Witherford Watson Mann managed to carve out a niche cafe from a sliver of land on the side of Clare College’s Old Court and in so doing improved facilities, increased accessibility and revitalised some historic buildings, Ben Flatman reports

02 WWM Clare College credit Philip Vile VILE0584_1

Source: Philip Vile

Old Court - the steps at the centre of the photo contain a concealed platform lift

To many visitors, the historic core of Cambridge remains seemingly unchanging. Dominated by university and college buildings, the city sometimes feels reminiscent of an open air museum. But, while undeniably beautiful, this world of hushed cloisters and manicured lawns can also appear off-putting or even stultifying to some.

Finding the balance between maintaining their traditions while ensuring that the ancient quadrangles remain vibrant and living spaces is an on-going challenge for the colleges. Many have sought to create more up to date amenities that they hope will appeal to new and more diverse audiences.

But sites for new development are usually extremely constrained, requiring ever greater ingenuity from architects looking to provide modern facilities for interaction, collaboration and outreach.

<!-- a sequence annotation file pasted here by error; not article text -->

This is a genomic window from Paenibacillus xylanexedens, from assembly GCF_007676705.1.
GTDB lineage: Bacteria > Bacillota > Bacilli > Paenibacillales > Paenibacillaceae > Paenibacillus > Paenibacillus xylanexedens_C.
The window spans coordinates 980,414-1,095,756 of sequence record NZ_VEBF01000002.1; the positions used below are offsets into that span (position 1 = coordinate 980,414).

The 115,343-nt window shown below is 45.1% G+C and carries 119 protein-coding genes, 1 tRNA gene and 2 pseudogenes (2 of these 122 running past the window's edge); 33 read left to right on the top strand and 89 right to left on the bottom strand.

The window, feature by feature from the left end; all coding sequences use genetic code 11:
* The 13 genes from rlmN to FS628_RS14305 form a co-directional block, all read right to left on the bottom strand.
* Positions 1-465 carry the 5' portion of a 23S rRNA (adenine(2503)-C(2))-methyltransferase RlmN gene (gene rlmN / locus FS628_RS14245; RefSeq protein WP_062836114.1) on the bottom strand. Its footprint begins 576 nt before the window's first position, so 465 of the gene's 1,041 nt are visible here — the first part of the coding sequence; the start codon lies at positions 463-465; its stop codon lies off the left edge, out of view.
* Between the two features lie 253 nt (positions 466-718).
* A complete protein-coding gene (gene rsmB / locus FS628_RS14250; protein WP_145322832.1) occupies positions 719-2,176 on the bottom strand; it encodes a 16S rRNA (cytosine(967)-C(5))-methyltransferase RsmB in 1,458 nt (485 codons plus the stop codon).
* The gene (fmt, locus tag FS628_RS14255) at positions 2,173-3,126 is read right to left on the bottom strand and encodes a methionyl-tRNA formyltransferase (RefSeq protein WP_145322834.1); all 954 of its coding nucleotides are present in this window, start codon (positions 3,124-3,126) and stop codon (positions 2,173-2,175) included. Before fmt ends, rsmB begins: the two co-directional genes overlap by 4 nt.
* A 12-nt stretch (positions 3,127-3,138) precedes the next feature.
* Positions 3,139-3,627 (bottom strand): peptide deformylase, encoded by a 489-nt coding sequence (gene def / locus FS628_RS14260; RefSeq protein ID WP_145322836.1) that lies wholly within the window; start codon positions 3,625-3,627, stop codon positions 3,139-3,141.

Witherford Watson Mann’s recently completed River Wing seeks to carve out just such a niche from a slither of land along the northern edge of Clare College’s Old Court. The last major addition to Old Court was in 1785, when the chapel was added. River Wing has been slipped into the narrow wedge that runs eastwards from the banks of the Cam towards the chapel.

Once occupied by ancillary spaces and a single-storey office block, this barely viable site sits between the chimneys and gables of the kitchens and master’s lodge on the north side of the college, and the south wall of neighbouring Trinity Hall’s fellows’ gardens.

A collage of different problems

Witherford Watson Mann was first appointed by the college in 2014. Phase one addressed the historic fabric of Old Court, with extensive refurbishment of existing rooms and upgrades to electrical systems and accommodation.

The practice’s original brief for phase two was made up of a series of disparate elements. The college wanted improved disabled access, refurbished kitchens, better circulation and a new fire escape from the student accommodation on the top floor.

“It wasn’t a very aspirational brief,” says practice director Stephen Witherford. “It read like a kind of collage of different practical problems.”

He adds: “The one slightly more aspirational element was the requirement for a new cafe. The college wanted a non-hierarchical kind of space for everyone in the college community – staff, students and fellows – to be able to get a coffee and to work in.